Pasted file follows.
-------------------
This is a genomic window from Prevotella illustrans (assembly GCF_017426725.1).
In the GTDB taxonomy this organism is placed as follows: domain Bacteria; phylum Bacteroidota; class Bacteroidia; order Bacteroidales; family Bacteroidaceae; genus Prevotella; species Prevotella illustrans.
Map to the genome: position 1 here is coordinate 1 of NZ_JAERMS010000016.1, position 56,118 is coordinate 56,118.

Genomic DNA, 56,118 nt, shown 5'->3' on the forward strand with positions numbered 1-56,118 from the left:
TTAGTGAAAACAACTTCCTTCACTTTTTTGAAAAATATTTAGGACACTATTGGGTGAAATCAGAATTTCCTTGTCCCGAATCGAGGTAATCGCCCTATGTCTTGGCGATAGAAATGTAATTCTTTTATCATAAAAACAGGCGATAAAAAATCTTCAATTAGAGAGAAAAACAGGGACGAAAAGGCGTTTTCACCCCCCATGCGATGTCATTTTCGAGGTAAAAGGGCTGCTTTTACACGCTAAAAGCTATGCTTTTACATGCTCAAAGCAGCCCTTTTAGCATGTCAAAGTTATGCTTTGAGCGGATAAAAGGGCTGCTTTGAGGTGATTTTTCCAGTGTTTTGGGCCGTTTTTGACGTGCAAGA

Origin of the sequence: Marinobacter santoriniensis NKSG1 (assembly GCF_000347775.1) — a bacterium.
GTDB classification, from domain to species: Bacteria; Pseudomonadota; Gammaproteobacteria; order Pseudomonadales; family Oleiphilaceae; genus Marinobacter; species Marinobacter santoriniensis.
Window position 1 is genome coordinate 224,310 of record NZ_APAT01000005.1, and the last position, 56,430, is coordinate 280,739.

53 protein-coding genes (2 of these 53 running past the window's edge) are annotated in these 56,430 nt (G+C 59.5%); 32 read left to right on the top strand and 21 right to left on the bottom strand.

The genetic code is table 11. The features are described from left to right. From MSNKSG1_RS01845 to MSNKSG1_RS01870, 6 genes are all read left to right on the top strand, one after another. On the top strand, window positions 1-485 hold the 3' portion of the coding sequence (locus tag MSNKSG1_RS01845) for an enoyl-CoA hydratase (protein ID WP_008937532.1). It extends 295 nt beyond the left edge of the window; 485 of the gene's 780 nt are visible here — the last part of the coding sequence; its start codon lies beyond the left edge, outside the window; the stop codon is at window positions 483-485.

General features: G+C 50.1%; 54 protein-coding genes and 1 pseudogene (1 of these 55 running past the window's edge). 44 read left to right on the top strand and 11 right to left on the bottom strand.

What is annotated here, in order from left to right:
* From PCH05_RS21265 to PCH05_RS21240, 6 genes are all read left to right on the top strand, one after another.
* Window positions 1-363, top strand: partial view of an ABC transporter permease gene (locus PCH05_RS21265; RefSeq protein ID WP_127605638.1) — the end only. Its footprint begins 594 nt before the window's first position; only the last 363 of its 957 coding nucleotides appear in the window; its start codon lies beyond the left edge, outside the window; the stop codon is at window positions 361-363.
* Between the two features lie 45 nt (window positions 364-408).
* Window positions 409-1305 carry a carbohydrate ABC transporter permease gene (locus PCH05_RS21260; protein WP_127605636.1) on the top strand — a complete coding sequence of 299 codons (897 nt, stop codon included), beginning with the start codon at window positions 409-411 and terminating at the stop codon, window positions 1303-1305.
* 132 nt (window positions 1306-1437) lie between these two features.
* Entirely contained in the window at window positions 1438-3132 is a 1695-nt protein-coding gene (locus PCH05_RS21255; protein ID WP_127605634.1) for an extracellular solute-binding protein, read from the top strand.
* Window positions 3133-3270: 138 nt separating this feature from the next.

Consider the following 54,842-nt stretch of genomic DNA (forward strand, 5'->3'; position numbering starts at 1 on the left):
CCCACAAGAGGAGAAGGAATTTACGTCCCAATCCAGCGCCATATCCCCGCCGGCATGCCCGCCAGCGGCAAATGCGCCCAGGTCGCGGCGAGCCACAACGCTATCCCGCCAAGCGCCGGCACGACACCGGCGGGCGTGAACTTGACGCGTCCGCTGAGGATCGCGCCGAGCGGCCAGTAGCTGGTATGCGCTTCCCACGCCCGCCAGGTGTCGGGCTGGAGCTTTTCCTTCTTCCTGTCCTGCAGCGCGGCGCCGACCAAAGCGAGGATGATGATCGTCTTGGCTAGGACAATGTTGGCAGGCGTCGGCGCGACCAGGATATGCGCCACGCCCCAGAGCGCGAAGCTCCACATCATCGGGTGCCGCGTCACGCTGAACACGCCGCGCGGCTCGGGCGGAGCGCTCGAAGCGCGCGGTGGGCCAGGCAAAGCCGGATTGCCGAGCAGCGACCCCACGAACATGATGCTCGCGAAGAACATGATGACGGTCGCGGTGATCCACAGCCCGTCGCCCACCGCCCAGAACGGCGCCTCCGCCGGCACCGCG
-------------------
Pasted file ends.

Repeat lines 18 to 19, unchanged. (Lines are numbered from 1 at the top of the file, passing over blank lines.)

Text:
* Entirely contained in the window at window positions 1438-3132 is a 1695-nt protein-coding gene (locus PCH05_RS21255; protein ID WP_127605634.1) for an extracellular solute-binding protein, read from the top strand.
* Window positions 3133-3270: 138 nt separating this feature from the next.